Red Deer-raised filmmaker Ian Strang created a science-fiction online series about real-life mysterious inventor Nikola Tesla that premiered at the Raindance Film Festival in London.
Nikola Tesla and the End of the World was nominated for Best British Series at the festival that previously introduced such cult films as Memento, The Blair Witch Project, Pusher and Ghost World. Although Tesla didn’t win the award, its first episode was screened at the Vue Cinema at Piccadilly Circus in London in September, and word-of-mouth about the series is growing.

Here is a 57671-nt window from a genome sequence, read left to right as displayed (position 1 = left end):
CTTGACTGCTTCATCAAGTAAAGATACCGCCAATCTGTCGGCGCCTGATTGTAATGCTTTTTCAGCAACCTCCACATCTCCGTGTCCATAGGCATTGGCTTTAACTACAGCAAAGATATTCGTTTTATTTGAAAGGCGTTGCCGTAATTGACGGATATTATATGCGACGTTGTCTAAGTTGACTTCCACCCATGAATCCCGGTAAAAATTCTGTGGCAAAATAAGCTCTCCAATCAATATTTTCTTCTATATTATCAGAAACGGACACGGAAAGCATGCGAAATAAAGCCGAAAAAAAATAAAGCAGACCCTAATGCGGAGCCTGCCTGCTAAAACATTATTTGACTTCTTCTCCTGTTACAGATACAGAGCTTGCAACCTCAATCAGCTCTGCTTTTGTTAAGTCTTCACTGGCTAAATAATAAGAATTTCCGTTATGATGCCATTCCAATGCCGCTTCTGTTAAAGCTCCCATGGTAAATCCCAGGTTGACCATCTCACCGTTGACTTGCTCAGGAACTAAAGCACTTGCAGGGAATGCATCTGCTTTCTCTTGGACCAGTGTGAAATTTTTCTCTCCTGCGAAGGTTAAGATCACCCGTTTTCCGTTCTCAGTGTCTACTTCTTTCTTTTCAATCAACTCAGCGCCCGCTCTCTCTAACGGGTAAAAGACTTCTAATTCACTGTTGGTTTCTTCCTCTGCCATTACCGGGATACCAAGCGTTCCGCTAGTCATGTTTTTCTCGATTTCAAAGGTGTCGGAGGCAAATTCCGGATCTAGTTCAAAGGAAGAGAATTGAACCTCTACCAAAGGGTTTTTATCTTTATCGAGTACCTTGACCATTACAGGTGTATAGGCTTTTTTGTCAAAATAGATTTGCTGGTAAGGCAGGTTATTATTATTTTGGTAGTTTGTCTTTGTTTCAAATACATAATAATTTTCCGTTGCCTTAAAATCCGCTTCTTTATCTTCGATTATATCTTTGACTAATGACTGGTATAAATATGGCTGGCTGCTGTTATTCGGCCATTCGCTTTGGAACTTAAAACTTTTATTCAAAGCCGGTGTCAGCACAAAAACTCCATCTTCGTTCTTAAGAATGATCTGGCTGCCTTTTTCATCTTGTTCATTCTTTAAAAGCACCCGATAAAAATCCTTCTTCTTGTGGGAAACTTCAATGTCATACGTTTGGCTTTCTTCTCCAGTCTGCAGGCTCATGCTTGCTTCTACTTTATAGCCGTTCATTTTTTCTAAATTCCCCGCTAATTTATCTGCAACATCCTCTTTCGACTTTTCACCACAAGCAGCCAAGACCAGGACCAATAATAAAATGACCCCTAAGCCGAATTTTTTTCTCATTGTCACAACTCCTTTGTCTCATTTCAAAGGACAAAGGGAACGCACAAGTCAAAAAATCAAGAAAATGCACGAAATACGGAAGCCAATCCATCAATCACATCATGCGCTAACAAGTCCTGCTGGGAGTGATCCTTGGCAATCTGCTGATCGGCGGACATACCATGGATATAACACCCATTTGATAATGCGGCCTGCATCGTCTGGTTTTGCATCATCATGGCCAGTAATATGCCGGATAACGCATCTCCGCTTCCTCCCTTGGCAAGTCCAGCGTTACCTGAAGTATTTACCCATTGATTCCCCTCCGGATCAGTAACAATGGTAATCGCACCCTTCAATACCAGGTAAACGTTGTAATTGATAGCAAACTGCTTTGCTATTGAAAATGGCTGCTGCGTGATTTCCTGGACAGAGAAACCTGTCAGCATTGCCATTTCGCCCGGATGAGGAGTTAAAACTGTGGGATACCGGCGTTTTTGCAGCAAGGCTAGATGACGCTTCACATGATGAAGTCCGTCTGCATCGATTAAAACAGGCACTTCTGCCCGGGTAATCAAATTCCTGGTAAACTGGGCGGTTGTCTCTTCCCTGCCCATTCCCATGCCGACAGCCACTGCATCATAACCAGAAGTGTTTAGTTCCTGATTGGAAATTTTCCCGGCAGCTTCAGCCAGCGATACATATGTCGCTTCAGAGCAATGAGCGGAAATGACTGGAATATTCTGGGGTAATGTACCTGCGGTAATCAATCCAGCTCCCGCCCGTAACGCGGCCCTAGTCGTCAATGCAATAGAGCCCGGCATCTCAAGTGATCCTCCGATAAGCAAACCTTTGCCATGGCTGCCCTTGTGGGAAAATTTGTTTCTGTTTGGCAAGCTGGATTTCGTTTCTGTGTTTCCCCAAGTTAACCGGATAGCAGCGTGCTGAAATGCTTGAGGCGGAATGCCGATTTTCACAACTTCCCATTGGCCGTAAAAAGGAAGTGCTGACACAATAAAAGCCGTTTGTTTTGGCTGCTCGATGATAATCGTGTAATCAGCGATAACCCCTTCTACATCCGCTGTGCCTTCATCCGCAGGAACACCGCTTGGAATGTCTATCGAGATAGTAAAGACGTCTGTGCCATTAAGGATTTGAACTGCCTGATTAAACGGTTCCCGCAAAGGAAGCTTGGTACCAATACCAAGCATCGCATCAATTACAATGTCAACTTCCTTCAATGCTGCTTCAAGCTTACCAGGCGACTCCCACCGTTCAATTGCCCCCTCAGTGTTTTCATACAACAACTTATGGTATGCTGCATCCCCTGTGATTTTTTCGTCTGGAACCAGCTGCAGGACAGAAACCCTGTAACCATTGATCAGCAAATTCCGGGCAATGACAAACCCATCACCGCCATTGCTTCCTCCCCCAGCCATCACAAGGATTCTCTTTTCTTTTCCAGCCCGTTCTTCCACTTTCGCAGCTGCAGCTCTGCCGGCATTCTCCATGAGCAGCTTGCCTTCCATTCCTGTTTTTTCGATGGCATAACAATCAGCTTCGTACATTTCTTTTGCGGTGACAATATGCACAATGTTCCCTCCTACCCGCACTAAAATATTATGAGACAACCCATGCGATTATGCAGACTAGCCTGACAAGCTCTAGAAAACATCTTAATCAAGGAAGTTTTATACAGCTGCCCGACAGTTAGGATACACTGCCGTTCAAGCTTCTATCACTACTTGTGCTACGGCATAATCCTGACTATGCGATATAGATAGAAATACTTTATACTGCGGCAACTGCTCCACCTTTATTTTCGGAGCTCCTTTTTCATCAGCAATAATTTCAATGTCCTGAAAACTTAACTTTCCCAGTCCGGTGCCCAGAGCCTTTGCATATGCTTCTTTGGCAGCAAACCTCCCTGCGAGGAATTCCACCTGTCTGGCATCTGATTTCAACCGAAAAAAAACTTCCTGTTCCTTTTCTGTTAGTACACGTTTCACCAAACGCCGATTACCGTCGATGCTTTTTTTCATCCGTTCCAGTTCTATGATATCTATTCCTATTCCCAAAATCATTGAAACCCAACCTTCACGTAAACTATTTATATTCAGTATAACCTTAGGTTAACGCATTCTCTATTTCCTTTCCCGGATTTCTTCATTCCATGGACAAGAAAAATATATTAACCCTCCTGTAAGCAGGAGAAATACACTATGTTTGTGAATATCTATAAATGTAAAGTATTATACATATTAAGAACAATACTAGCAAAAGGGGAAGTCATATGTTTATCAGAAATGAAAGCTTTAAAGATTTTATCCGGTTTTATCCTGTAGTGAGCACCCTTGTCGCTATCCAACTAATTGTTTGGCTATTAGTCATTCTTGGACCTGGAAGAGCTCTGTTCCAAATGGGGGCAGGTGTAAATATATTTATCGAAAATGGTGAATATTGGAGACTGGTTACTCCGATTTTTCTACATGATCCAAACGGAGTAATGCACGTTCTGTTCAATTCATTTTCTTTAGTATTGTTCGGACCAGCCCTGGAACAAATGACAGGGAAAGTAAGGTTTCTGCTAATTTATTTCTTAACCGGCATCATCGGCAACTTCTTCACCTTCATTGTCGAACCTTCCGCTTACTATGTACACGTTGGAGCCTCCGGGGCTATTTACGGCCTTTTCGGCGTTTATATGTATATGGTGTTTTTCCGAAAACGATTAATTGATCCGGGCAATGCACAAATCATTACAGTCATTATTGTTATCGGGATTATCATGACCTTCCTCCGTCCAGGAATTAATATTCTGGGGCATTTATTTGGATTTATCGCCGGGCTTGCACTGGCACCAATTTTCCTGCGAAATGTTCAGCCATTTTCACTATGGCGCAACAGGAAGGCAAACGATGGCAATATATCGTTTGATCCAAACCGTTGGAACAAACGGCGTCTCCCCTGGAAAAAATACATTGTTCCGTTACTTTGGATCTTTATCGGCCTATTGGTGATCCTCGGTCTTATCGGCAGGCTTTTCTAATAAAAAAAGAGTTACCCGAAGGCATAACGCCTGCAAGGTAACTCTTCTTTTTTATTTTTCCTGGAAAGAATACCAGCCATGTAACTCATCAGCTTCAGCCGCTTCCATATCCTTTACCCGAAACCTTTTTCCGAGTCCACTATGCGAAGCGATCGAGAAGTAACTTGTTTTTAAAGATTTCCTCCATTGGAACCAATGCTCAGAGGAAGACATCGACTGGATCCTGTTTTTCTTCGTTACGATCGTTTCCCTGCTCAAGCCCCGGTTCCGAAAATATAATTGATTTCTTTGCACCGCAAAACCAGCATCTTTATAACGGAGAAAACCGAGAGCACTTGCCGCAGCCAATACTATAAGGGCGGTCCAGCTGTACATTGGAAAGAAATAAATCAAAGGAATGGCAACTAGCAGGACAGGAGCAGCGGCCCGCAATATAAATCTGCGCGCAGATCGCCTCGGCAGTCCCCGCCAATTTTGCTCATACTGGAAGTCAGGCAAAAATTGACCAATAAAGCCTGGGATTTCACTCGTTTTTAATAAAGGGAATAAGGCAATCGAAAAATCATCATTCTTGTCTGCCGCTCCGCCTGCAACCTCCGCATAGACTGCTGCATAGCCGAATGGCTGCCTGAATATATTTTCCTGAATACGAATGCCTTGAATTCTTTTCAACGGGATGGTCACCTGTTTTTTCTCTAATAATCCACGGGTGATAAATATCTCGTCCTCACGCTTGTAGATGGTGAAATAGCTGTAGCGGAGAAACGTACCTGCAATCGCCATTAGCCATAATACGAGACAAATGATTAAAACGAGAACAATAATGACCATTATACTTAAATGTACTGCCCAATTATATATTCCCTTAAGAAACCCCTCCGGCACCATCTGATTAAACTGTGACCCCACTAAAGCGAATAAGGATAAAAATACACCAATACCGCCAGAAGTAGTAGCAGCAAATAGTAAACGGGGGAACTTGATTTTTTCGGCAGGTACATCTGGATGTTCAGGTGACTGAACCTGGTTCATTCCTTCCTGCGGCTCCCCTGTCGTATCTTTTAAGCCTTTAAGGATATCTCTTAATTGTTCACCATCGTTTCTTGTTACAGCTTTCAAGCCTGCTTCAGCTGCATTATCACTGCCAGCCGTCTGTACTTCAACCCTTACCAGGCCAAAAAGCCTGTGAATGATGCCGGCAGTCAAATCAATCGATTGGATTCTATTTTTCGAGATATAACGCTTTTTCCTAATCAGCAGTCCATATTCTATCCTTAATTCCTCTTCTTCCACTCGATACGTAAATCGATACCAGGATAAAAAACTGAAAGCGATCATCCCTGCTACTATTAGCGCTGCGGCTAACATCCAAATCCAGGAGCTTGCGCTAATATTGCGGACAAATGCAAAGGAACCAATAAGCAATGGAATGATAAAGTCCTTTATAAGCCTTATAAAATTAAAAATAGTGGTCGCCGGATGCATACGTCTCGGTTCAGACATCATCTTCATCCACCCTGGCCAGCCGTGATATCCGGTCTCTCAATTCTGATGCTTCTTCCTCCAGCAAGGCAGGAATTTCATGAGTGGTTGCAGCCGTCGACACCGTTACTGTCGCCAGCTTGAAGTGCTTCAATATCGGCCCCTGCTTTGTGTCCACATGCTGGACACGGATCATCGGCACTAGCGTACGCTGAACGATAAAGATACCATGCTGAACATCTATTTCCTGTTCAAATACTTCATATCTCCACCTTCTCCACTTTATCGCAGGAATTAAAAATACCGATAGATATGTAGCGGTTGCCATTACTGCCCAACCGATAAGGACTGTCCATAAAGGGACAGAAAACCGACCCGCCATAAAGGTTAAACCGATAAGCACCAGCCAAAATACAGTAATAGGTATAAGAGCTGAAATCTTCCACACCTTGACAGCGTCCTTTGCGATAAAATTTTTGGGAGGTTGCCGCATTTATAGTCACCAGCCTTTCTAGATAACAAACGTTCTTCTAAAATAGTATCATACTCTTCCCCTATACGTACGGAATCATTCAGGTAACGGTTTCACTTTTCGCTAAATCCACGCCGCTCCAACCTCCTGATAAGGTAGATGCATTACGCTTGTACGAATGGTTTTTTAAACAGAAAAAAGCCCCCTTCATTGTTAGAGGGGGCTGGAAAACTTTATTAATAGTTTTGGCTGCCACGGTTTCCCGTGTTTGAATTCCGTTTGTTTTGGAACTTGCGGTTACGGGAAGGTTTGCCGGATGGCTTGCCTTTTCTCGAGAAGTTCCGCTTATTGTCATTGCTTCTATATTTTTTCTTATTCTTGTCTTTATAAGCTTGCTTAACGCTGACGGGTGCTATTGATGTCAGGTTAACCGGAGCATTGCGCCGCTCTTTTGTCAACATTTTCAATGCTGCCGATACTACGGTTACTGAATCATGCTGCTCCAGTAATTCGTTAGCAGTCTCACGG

The four-episode Canadian/British co-production was created by writer/director/editor Strang, who grew up in Central Alberta and made his first films and music videos in Edmonton.
In 1994, one of Strang’s early projects won the audience choice award at the Calgary International Film festival. Eighteen years and several films later, he was invited by an Emmy-winning producer to edit documentary television in the U.K. Strang soon fell in love with London and decided to film his next cinematic venture there.
While Nikola Tesla and the End of the World was shot in England, Strang insisted all post-production work be done in Canada. Juno-award-winning songwriter Connie Kaldor composed the ethereal title track and sound designer Bruce Fleming (Murdoch Mysteries) provided the digital audio.